The Sustainable Development Goals (SDGs) are intended to be universal in the sense of embodying a universally shared common global vision of progress towards a safe, just and sustainable space for all human beings to thrive on the planet. They reflect the moral principles that no-one and no country should be left behind, and that everyone and every country should be regarded as having a common responsibility for playing their part in delivering the global vision. In general terms, all of the goals have therefore been conceived as applying both as ambitions and as challenges to all countries. All of the goals and targets contain important messages and challenges for developed and developing countries alike.
Stakeholder Forum was recently commissioned by the United Nations Development Programme (UNDP) to undertake a rapid new study to better understand the implications of the Sustainable Development Goals (SDGs) for Developed Countries, since this aspect has tended to receive less attention in the international discussions. The report of the study is now published.
The study introduces a new methodology for assessing the degree of both transformational challenge and transformational change represented by each of the different SDGs (and their respective targets) within differing national circumstances.
A first application of this methodology identifies the goals of sustainable consumption and production (SDG 12), sustainable energy (SDG 7) and combating climate change (SDG 13) as the three most transformational challenges facing developed countries – and as being the challenges on which the world at large needs to see the developed world place a strong emphasis for action so as to relieve the overall anthropogenic pressures on the planet and its natural systems. Other goals involving significant transformational change in developed countries include the need to achieve more sustainable economies and growth pathways, the goal of greater equality, and the goals to achieve better protection of the oceans and of terrestrial ecosystems.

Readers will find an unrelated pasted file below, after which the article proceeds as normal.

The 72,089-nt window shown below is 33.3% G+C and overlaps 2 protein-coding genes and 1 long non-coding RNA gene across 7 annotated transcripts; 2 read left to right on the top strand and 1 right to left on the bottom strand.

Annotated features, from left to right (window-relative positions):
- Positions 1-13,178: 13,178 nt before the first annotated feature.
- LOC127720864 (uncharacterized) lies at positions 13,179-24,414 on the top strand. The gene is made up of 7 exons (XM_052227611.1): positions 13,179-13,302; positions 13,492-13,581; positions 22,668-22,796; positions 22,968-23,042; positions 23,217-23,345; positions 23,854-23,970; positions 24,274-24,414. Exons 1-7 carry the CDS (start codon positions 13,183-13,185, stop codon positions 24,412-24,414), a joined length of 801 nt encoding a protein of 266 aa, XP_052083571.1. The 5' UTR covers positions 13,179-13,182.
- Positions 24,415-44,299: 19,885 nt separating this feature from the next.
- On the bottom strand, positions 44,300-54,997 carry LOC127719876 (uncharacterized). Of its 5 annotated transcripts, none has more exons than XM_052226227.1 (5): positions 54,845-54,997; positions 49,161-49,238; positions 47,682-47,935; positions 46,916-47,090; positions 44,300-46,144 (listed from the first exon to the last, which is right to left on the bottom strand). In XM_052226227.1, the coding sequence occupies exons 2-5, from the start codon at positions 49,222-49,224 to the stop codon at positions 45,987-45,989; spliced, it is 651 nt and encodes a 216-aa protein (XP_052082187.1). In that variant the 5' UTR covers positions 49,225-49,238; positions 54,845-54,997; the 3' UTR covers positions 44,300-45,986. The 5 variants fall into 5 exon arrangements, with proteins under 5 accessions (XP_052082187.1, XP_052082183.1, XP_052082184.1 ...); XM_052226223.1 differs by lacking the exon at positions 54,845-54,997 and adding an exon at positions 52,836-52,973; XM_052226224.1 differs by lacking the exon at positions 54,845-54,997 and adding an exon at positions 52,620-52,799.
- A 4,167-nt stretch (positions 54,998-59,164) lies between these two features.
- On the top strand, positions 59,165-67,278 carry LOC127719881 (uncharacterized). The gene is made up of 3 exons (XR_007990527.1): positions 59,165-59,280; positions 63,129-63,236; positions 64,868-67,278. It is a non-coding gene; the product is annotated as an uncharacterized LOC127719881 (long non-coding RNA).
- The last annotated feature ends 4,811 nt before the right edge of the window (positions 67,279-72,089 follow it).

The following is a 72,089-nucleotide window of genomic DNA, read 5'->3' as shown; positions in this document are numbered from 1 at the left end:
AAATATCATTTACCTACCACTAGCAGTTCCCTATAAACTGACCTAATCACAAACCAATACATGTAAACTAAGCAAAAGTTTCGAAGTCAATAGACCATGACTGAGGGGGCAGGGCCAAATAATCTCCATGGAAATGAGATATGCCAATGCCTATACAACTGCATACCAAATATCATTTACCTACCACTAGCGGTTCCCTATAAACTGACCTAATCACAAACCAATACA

Developed countries also need to continue to assist the development process in developing countries, particularly the least developed countries and to deliver on their long-standing pledges to commit 0.7% of their Gross National Income (GNI) to official development assistance programmes. But the attention which the SDGs and the international development agenda rightly place on this responsibility of the developed world should not divert attention from the equally important responsibility of the developed world to reduce their global footprint and the impact they impose on the rest of the world through unsustainable patterns of consumption and production and lifestyles.
The methodology proposed is described in some detail so that it could be taken up in any country or groups of countries and used to assess the extent of the challenge represented by the different SDGs in different contexts. It is hoped that it could in this way become a useful tool for countries at all levels of development as they make their plans for SDGs implementation. It could help them to analyse their current situation in relation to each of the goals and targets, to identify which of the goals and targets will represent the biggest transformational opportunities for them, and thence determine their own emphases for action toward achievement of the SDGs.
The report can be accessed and downloaded here